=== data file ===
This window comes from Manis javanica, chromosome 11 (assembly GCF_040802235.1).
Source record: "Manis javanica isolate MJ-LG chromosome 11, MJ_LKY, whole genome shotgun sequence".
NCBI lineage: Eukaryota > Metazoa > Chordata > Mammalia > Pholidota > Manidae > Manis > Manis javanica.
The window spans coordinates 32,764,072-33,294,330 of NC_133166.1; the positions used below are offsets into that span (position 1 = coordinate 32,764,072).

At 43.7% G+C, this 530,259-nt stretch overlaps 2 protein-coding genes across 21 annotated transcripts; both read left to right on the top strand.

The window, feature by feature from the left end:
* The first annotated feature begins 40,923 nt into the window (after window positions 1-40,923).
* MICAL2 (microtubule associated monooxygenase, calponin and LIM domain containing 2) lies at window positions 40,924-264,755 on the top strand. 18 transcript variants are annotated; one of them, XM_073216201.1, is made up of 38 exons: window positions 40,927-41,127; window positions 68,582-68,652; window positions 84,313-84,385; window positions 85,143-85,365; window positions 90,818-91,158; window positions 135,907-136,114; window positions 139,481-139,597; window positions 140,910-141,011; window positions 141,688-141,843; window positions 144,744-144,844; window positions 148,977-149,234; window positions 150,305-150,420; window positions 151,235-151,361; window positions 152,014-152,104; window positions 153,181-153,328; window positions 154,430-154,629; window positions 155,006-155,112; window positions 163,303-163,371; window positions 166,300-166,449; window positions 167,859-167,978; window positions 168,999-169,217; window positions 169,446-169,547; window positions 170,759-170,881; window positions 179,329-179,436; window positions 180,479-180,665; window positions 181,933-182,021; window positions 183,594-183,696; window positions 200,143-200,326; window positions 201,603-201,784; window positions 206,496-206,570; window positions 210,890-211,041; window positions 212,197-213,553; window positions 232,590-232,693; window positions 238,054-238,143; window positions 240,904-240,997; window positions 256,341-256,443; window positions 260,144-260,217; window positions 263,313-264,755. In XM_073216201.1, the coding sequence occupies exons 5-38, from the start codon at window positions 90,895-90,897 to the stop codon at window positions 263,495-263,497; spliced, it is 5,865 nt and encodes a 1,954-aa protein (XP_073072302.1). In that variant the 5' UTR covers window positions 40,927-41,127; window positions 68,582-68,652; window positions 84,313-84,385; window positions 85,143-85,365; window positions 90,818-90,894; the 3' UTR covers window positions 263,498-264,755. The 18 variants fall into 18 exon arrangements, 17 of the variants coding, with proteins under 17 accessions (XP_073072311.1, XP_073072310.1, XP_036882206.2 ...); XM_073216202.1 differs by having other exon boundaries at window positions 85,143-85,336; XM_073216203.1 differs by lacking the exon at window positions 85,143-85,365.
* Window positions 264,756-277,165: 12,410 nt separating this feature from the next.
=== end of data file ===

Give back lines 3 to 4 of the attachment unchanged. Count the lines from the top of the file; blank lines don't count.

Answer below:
NCBI lineage: Eukaryota > Metazoa > Chordata > Mammalia > Pholidota > Manidae > Manis > Manis javanica.
The window spans coordinates 32,764,072-33,294,330 of NC_133166.1; the positions used below are offsets into that span (position 1 = coordinate 32,764,072).